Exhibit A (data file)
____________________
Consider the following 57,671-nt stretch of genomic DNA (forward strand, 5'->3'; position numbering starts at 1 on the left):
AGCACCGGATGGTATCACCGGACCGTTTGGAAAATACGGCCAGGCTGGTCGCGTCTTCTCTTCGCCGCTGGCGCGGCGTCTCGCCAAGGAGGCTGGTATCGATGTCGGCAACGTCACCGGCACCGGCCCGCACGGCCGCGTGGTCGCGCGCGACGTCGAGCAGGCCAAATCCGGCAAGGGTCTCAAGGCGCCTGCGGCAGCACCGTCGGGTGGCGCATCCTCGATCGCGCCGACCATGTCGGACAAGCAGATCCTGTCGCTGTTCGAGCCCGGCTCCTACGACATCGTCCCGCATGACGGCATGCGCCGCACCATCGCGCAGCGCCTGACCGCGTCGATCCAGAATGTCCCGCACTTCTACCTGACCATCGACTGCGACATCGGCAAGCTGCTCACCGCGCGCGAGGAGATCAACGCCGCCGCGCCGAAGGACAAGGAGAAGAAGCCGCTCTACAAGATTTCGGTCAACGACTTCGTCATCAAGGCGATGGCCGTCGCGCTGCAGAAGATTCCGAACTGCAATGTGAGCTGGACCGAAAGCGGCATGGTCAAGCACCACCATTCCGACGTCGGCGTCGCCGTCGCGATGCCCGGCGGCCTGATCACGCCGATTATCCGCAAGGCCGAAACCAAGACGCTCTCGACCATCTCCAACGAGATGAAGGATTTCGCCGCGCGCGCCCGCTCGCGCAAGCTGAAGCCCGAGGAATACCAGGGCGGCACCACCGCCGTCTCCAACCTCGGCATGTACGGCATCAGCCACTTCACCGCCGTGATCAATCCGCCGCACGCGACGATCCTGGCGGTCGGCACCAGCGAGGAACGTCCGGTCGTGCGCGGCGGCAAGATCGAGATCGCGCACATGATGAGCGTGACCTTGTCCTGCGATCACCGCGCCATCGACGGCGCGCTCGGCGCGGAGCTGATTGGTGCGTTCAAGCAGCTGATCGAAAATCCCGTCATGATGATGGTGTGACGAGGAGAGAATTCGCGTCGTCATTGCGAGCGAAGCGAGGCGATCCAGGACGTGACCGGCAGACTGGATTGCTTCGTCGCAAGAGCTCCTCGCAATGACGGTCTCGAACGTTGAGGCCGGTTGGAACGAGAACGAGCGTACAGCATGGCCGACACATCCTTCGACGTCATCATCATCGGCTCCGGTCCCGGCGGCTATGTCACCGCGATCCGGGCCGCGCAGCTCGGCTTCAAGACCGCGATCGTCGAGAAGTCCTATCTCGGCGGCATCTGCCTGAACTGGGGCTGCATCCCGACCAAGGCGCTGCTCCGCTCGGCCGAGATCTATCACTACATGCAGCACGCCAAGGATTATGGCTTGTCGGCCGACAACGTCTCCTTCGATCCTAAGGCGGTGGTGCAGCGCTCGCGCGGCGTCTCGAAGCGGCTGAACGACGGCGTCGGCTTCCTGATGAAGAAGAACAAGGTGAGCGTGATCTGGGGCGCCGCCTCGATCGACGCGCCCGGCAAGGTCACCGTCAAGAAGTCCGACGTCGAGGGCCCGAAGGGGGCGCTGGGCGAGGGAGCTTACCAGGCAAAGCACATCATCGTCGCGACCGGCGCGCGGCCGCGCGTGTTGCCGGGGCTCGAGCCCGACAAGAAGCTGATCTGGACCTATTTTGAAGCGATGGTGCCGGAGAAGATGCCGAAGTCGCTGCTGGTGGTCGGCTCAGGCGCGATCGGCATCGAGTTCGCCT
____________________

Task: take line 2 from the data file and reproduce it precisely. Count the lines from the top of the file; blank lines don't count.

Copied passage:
AGCACCGGATGGTATCACCGGACCGTTTGGAAAATACGGCCAGGCTGGTCGCGTCTTCTCTTCGCCGCTGGCGCGGCGTCTCGCCAAGGAGGCTGGTATCGATGTCGGCAACGTCACCGGCACCGGCCCGCACGGCCGCGTGGTCGCGCGCGACGTCGAGCAGGCCAAATCCGGCAAGGGTCTCAAGGCGCCTGCGGCAGCACCGTCGGGTGGCGCATCCTCGATCGCGCCGACCATGTCGGACAAGCAGATCCTGTCGCTGTTCGAGCCCGGCTCCTACGACATCGTCCCGCATGACGGCATGCGCCGCACCATCGCGCAGCGCCTGACCGCGTCGATCCAGAATGTCCCGCACTTCTACCTGACCATCGACTGCGACATCGGCAAGCTGCTCACCGCGCGCGAGGAGATCAACGCCGCCGCGCCGAAGGACAAGGAGAAGAAGCCGCTCTACAAGATTTCGGTCAACGACTTCGTCATCAAGGCGATGGCCGTCGCGCTGCAGAAGATTCCGAACTGCAATGTGAGCTGGACCGAAAGCGGCATGGTCAAGCACCACCATTCCGACGTCGGCGTCGCCGTCGCGATGCCCGGCGGCCTGATCACGCCGATTATCCGCAAGGCCGAAACCAAGACGCTCTCGACCATCTCCAACGAGATGAAGGATTTCGCCGCGCGCGCCCGCTCGCGCAAGCTGAAGCCCGAGGAATACCAGGGCGGCACCACCGCCGTCTCCAACCTCGGCATGTACGGCATCAGCCACTTCACCGCCGTGATCAATCCGCCGCACGCGACGATCCTGGCGGTCGGCACCAGCGAGGAACGTCCGGTCGTGCGCGGCGGCAAGATCGAGATCGCGCACATGATGAGCGTGACCTTGTCCTGCGATCACCGCGCCATCGACGGCGCGCTCGGCGCGGAGCTGATTGGTGCGTTCAAGCAGCTGATCGAAAATCCCGTCATGATGATGGTGTGACGAGGAGAGAATTCGCGTCGTCATTGCGAGCGAAGCGAGGCGATCCAGGACGTGACCGGCAGACTGGATTGCTTCGTCGCAAGAGCTCCTCGCAATGACGGTCTCGAACGTTGAGGCCGGTTGGAACGAGAACGAGCGTACAGCATGGCCGACACATCCTTCGACGTCATCATCATCGGCTCCGGTCCCGGCGGCTATGTCACCGCGATCCGGGCCGCGCAGCTCGGCTTCAAGACCGCGATCGTCGAGAAGTCCTATCTCGGCGGCATCTGCCTGAACTGGGGCTGCATCCCGACCAAGGCGCTGCTCCGCTCGGCCGAGATCTATCACTACATGCAGCACGCCAAGGATTATGGCTTGTCGGCCGACAACGTCTCCTTCGATCCTAAGGCGGTGGTGCAGCGCTCGCGCGGCGTCTCGAAGCGGCTGAACGACGGCGTCGGCTTCCTGATGAAGAAGAACAAGGTGAGCGTGATCTGGGGCGCCGCCTCGATCGACGCGCCCGGCAAGGTCACCGTCAAGAAGTCCGACGTCGAGGGCCCGAAGGGGGCGCTGGGCGAGGGAGCTTACCAGGCAAAGCACATCATCGTCGCGACCGGCGCGCGGCCGCGCGTGTTGCCGGGGCTCGAGCCCGACAAGAAGCTGATCTGGACCTATTTTGAAGCGATGGTGCCGGAGAAGATGCCGAAGTCGCTGCTGGTGGTCGGCTCAGGCGCGATCGGCATCGAGTTCGCCT